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Diagnosing Mesothelioma

From its earliest stages, mesothelioma is a difficult disease to diagnose. In the beginning, you may think you have a cold or the flu. As the symptoms progress, your doctor may prescribe an antibiotic for the ongoing cough and general malaise. If not caught in the early stages, mesothelioma can be deadly.

Because there is no one recognized path to diagnosing mesothelioma, many patients are left lingering and waiting as doctors go through a series of general tests before realizing a mesothelioma diagnosis. For patients who have ongoing and prolonged exposure to asbestos, there is an immediate need for mesothelioma diagnostic testing.

Early Mesothelioma Symptoms

The earliest signs of this rare cancer are also the most common and general. They include fleeting pains, chest pressure, a lingering cough and an ongoing fever. Often, patients who see their doctors with these symptoms walk away misdiagnosed because it could be anything from pneumonia to bronchitis. For this reason, it’s important for patients to continually tell their doctors about any asbestos contact, especially if it happened decades ago. Typically by the second or third visit, doctors will order more complete testing that could indicate a mesothelioma diagnosis.

Initial Stages of a Mesothelioma Diagnosis

In most cases, doctors will begin with routine physical exams. Doctors need information that includes medical history, work history and genetic and family history to begin. During this exam, the doctor will listen to your lungs and heart for abnormalities, check your reflexes and look into your eyes, ears, nose and mouth. It’s unlikely that any patient will get a mesothelioma diagnosis from a simple physical exam. Instead, patients are sent for diagnostic imaging tests, blood work and biopsies.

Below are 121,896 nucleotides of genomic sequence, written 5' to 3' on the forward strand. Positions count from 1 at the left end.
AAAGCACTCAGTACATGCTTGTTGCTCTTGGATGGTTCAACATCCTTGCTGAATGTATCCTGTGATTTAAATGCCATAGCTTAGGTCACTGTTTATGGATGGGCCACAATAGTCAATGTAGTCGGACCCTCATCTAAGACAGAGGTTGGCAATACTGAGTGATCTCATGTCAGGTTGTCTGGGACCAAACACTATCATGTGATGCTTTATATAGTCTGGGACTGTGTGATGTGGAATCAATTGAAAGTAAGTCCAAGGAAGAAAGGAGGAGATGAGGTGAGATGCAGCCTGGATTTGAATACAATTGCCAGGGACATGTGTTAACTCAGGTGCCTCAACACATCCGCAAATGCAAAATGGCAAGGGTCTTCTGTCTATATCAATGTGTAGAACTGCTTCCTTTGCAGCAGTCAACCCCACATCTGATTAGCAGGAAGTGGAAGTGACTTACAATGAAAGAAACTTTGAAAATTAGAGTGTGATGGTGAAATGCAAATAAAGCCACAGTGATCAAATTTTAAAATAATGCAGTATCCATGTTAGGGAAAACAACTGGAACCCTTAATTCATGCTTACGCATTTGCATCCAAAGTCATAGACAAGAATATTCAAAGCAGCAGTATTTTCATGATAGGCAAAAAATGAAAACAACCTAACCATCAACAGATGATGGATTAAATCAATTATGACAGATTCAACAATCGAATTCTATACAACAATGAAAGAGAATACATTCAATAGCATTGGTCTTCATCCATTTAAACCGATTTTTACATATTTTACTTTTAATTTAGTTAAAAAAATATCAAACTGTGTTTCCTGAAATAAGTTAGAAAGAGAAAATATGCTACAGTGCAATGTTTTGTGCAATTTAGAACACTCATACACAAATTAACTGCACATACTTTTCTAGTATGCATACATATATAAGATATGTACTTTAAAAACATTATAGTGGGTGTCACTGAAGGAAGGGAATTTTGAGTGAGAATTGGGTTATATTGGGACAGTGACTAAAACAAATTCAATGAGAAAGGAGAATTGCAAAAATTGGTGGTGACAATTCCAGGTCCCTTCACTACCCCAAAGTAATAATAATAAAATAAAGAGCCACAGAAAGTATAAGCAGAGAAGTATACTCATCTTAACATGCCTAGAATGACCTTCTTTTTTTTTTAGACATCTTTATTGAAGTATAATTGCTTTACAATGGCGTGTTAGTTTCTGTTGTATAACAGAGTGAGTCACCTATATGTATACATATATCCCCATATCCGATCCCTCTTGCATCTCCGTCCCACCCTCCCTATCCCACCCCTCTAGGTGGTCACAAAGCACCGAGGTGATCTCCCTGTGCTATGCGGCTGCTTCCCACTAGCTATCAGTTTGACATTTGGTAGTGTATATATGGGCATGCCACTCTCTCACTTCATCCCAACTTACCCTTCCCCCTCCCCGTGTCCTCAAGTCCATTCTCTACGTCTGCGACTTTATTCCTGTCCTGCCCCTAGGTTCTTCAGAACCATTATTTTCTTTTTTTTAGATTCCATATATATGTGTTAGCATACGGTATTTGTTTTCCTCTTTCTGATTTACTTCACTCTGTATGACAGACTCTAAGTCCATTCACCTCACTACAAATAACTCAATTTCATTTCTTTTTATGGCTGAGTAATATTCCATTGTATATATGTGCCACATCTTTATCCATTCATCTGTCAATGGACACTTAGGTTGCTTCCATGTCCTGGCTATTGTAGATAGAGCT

Diagnostic Testing

Diagnostic imaging tests allow physicians to see the presence of cancer and the spread of the disease. There are several kinds of noninvasive tools:

  • X-ray – An X-ray is commonly used as a diagnostic tool in cancer and respiratory ailments. This tool allows physicians to easily identify abnormalities on the lungs, heart and abdominal area, including areas of fluid and plaque deposits.
  • CT Scan – Also known as a Computer Tomography scan, this tool allows doctors to see the location of tumors and the spread. It provides a more detailed look than X-rays.
  • MRI – Also called Magnetic Resonance Imaging, an MRI uses a magnetic field to provide a closer view of internal abnormalities.
  • PET Scan – Also known as Positron Emission Tomography, this nuclear medicine test uses a small amount of radioactive material to determine if the body is functioning correctly. It is helpful in determining if the cancer has spread.

Blood Work and Biopsies

While the imaging tests provide an excellent view of the internal body structures and any abnormalities, most doctors will not diagnose mesothelioma without the two final pieces of the puzzle: blood work and biopsies. These allow doctors to correctly stage the disease and devise a treatment plan:

  • Blood Work – By looking at blood under a microscope, doctors are able to look for specific markers that indicate the presence of cancer. Recent advancements have made mesothelioma-specific blood tests a possibility in the near future. This test may make earlier diagnoses a possibility.
  • >Biopsies– By removing small tissue or fluid samples for microscopic examination, doctors can determine the stage and type of cancer. In many cases, a needle biopsy is generally used because it is considered less invasive. For this, doctors use a thin needle to extract fluid and tissue. In some cases, a surgical biopsy may be necessary.
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